U.S. Attorney's Office
Southern District of New York
(212) 637-2600
September 14, 2015

Two Mobile Phone Industry Executives Arrested in Multi-Million-Dollar Consumer Fraud Scheme

Preet Bharara, the United States Attorney for the Southern District of New York, William P. Offord, the Special Agent-in-Charge of the Boston Field Office of the Internal Revenue Service, Criminal Investigation (“IRS-CI”), and Diego Rodriguez, Assistant Director-in-Charge of the New York Field Office of the Federal Bureau of Investigation (“FBI”), announced today the arrests of DARCY WEDD and ERDOLO EROMO, the CEO and Senior Vice-President of Business Development, respectively, at a mobile aggregation company based in the United States (the “U.S. Mobile Aggregator”), for their participation in a scheme to charge mobile phone customers millions of dollars in monthly fees for unsolicited, recurring text messages without the customers’ knowledge or consent—a practice known as “auto-subscribing.” EROMO was arrested this morning in California, and is expected to be presented today in federal court in Los Angeles before United States Magistrate Judge John E. McDermott. WEDD was arrested this afternoon in New York, and is expected to be presented today in federal court in New York before United States Magistrate Judge Ronald L. Ellis. Also named in the Indictment were CHRISTOPHER GOFF, MICHAEL PEARSE, YONGCHAO LIU, a/k/a “Kevin Liu,” and YONG JASON LEE, a/k/a “Jason Lee,” all of whom were previously charged in a criminal complaint for their respective roles in the scheme.

Manhattan U.S. Attorney Preet Bharara said: “As alleged, Darcy Wedd, Erdolo Eromo and their co-conspirators engaged in a practice known as ‘auto-subscribing,’ forcing mobile phone users to pay charges for unsolicited and unwanted text messaging services, including horoscopes and celebrity gossip. Although the text messages were often trivial, what the defendants allegedly did was far from a joking matter. Their criminal scheme allegedly fleeced hundreds of thousands of everyday customers from around the country out of millions of dollars.”

IRS Special Agent-in-Charge William Offord said: “Criminals rely more and more on technology to facilitate their fraud schemes. Those considering this type of cybercrime should take note: “auto-subscribing” scams could mean “auto-arrest,” conviction and jail time.”

FBI Assistant Director-in-Charge Diego Rodriguez said: “As alleged, the defendants and their co-conspirators profited in the sum of tens of millions of dollars from the scheme to charge mobile phone customers monthly fees for unsolicited text messages. Consumer fraud like this can have devastating impacts on consumers, businesses and the integrity of the mobile phone industry.”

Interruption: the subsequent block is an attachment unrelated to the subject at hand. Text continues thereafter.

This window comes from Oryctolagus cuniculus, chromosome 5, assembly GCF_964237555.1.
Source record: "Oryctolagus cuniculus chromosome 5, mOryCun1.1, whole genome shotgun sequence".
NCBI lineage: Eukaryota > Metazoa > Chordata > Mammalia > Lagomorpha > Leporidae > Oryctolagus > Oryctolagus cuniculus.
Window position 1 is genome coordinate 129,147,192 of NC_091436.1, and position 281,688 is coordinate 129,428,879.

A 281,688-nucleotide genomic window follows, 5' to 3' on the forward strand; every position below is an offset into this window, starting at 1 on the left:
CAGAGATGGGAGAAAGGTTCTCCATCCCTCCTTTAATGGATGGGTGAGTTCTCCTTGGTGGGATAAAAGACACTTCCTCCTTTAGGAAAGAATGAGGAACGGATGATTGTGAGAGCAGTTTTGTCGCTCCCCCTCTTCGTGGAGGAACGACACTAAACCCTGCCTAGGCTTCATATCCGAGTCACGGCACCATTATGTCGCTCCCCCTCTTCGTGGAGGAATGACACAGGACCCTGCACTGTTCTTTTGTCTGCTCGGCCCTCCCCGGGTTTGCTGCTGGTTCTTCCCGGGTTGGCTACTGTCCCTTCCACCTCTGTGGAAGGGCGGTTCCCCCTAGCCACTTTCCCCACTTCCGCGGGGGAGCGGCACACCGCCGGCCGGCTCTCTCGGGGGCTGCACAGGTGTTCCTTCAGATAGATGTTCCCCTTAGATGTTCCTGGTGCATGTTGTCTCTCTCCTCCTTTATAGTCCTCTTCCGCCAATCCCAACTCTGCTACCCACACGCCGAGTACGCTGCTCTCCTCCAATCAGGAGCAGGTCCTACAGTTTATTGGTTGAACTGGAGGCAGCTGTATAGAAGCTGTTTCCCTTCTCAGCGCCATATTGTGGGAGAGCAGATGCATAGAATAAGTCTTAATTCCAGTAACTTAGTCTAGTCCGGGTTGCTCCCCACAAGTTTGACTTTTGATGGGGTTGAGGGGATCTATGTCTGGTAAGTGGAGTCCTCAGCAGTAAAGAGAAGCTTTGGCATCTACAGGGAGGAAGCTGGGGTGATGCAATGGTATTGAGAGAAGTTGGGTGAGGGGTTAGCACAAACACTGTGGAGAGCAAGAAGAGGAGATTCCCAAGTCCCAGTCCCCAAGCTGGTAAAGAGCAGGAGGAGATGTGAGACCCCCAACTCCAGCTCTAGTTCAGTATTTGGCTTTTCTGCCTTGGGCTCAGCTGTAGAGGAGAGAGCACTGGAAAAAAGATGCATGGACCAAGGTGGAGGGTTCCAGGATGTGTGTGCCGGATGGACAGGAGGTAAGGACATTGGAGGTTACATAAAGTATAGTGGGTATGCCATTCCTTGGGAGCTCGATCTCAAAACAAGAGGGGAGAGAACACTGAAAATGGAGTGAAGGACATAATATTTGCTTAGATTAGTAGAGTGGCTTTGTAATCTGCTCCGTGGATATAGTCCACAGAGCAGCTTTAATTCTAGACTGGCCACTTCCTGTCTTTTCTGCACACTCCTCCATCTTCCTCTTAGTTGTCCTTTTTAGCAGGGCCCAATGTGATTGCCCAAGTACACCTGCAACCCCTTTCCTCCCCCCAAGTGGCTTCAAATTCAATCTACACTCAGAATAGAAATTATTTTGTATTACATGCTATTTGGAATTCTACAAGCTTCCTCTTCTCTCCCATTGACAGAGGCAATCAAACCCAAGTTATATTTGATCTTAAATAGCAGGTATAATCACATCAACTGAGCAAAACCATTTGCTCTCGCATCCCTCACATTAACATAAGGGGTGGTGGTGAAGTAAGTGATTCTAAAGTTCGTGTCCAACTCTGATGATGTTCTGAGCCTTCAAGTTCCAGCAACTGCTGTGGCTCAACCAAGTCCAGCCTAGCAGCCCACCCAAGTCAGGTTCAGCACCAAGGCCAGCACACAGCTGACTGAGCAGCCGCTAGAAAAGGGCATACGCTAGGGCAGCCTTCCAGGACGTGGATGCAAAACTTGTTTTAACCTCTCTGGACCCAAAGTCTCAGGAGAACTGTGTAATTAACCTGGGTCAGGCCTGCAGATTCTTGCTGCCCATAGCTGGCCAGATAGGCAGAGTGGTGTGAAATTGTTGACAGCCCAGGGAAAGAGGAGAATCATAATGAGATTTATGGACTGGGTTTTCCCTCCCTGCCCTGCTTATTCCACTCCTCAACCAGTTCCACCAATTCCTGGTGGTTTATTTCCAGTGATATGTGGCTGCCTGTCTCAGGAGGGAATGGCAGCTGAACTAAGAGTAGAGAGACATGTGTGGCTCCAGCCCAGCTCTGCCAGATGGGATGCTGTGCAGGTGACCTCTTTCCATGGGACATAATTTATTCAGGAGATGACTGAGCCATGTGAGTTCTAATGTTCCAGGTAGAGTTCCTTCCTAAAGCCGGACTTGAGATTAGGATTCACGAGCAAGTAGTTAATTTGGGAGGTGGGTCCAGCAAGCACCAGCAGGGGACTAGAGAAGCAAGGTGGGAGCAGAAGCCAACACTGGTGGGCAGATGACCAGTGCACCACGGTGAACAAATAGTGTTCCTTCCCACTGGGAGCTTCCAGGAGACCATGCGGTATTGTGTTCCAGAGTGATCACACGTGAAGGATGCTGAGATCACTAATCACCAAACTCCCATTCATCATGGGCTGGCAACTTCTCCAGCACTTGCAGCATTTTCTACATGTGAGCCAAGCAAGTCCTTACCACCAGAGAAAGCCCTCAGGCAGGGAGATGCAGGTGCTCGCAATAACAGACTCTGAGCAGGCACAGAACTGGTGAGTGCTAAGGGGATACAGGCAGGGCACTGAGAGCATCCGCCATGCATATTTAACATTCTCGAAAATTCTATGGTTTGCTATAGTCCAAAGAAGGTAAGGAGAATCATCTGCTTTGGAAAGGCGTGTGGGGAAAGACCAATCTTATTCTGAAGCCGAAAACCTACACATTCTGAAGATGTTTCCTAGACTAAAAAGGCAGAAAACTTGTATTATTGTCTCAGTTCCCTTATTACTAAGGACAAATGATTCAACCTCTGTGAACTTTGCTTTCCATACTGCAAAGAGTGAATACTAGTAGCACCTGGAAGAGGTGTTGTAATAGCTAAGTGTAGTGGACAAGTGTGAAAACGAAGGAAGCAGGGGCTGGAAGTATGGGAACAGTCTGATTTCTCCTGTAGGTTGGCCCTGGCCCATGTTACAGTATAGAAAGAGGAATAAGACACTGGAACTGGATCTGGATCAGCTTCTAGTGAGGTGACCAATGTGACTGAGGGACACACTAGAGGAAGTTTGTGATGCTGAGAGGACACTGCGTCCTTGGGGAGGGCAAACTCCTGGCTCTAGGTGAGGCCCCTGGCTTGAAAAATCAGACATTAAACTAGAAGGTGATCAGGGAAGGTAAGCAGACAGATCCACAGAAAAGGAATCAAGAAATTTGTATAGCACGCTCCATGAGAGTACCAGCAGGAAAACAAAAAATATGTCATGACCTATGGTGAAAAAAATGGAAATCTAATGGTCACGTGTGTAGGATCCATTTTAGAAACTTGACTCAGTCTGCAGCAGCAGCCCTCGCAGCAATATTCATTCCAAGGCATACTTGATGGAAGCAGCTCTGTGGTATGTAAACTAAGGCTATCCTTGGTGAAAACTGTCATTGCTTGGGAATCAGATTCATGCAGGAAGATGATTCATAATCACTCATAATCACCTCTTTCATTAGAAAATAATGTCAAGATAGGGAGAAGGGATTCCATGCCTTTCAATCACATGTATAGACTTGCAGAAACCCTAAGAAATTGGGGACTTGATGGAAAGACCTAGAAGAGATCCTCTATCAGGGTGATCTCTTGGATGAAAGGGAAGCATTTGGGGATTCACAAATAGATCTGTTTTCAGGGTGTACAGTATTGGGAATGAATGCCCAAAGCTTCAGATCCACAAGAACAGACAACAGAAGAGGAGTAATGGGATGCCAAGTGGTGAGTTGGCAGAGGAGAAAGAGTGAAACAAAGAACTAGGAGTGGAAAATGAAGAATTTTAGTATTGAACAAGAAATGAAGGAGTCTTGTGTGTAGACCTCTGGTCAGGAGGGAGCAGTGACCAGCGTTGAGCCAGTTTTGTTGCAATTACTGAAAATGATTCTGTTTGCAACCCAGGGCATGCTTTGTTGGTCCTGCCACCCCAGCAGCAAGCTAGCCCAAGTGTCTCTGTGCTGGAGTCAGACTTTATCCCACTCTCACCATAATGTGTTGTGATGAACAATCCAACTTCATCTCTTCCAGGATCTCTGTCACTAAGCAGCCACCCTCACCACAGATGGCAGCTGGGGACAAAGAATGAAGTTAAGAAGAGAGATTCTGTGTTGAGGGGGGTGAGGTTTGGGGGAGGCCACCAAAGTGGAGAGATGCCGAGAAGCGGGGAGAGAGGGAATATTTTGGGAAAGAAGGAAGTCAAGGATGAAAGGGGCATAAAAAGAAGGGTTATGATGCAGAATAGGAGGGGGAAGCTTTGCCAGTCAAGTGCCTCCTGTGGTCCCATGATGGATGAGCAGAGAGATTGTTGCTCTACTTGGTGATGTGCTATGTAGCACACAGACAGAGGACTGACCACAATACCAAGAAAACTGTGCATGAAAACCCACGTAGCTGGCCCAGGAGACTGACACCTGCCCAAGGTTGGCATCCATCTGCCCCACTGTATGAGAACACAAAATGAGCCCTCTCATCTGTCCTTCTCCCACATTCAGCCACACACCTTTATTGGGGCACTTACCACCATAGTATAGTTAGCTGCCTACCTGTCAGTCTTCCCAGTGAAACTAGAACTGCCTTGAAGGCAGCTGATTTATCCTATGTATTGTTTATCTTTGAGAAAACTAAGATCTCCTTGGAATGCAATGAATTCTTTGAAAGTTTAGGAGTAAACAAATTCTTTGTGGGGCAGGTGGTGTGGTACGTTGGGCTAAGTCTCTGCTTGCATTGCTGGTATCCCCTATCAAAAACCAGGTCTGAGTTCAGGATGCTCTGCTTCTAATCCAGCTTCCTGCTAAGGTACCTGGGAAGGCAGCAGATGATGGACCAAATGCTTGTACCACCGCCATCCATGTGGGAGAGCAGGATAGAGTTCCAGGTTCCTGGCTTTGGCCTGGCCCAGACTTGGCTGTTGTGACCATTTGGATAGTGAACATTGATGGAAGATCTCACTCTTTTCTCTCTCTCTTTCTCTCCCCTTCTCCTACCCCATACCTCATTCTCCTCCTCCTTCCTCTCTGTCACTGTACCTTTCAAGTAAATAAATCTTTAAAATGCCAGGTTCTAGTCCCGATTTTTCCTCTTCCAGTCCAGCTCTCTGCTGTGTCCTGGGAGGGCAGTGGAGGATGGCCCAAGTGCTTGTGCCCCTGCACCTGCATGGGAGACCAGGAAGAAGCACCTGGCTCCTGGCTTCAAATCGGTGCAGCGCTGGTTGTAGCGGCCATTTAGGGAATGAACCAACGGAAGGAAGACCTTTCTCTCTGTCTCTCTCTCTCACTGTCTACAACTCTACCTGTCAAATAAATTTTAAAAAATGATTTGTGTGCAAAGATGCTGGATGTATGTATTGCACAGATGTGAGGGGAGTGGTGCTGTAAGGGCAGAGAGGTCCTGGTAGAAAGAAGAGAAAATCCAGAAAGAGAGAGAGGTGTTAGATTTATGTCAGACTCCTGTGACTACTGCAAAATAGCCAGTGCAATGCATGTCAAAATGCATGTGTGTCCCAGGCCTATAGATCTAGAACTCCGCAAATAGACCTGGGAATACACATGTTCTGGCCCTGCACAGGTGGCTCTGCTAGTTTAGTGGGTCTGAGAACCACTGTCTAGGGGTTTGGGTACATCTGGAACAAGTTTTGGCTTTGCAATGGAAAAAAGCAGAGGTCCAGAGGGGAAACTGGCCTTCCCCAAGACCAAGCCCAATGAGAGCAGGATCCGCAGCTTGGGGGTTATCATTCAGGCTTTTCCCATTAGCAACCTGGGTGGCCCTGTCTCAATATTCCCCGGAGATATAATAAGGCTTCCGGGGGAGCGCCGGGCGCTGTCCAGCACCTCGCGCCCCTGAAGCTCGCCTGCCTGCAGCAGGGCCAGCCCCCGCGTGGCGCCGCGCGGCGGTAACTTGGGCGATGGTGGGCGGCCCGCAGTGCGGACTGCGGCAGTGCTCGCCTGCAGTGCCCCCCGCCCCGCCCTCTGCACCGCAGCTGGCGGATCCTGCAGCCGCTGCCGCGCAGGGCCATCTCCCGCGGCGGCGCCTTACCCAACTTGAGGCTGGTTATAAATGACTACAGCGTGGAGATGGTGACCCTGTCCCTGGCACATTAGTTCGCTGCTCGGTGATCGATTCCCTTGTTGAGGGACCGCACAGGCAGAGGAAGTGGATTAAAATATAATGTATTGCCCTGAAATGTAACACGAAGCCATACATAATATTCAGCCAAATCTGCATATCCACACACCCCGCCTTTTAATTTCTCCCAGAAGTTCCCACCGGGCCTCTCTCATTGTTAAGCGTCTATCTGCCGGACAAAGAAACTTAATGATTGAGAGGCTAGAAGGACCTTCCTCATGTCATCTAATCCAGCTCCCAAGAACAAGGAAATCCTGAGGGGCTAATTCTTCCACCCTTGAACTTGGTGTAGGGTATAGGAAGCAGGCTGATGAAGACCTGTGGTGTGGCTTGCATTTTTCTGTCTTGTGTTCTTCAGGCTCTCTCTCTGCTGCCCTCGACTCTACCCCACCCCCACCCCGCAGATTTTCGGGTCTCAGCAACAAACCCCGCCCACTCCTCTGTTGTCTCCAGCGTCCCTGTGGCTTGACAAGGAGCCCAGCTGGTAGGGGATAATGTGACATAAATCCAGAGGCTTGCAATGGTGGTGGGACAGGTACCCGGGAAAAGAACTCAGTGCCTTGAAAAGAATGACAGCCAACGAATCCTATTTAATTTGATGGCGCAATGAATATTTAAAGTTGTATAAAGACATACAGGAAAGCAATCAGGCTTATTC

According to the allegations contained in the Indictment unsealed today in Manhattan federal court:1

The Auto-Subscription Scheme

From in or about 2011, through in or about 2013, WEDD, EROMO, GOFF, PEARSE, LIU, LEE, and other co-conspirators engaged in a multimillion-dollar scheme to defraud consumers by placing unauthorized charges for premium text messaging services on consumers’ cellular phone bills, without the consumers’ knowledge or consent, through a practice known as “auto-subscribing.”

During the relevant time period, LEE and two other co-conspirators (“CC-1” and “CC-2”) worked for a company that offered premium text messaging services to mobile phone customers (the “Content Provider”). WEDD, EROMO, GOFF, and another co-conspirator (“CC-3”) worked for the U.S. Mobile Aggregator. PEARSE and LIU worked for a mobile aggregator based in Australia (the “Australian Mobile Aggregator”). Mobile aggregators compile, or “aggregate,” charges for premium text messaging services—such as monthly horoscopes, celebrity gossip, and trivia facts—on consumers’ mobile phone bills.

In or about 2010, CC-1 decided to begin auto-subscribing mobile phone users to the Content Provider’s premium text messaging services in order to boost the Content Provider’s sagging revenues. CC-1 approached PEARSE and LIU and asked them to build a computer program that could spoof the required consumer authorizations for premium text messaging services—i.e., a program that could generate the text message correspondence that one would ordinarily see if a consumer was genuinely signing up to receive the services. PEARSE and LIU agreed to build the program (the “Auto-Subscription Platform”), which was operational by in or about the middle of 2011. In or about July 2011, CC-1 approached GOFF, who was the account manager for the Content Provider at the U.S. Mobile Aggregator, in order to obtain a large volume of mobile phone numbers to run through the Auto-Subscription Platform. GOFF sent CC-1 hundreds of thousands of phone numbers, in exchange for payment, for the purpose of auto-subscribing consumers.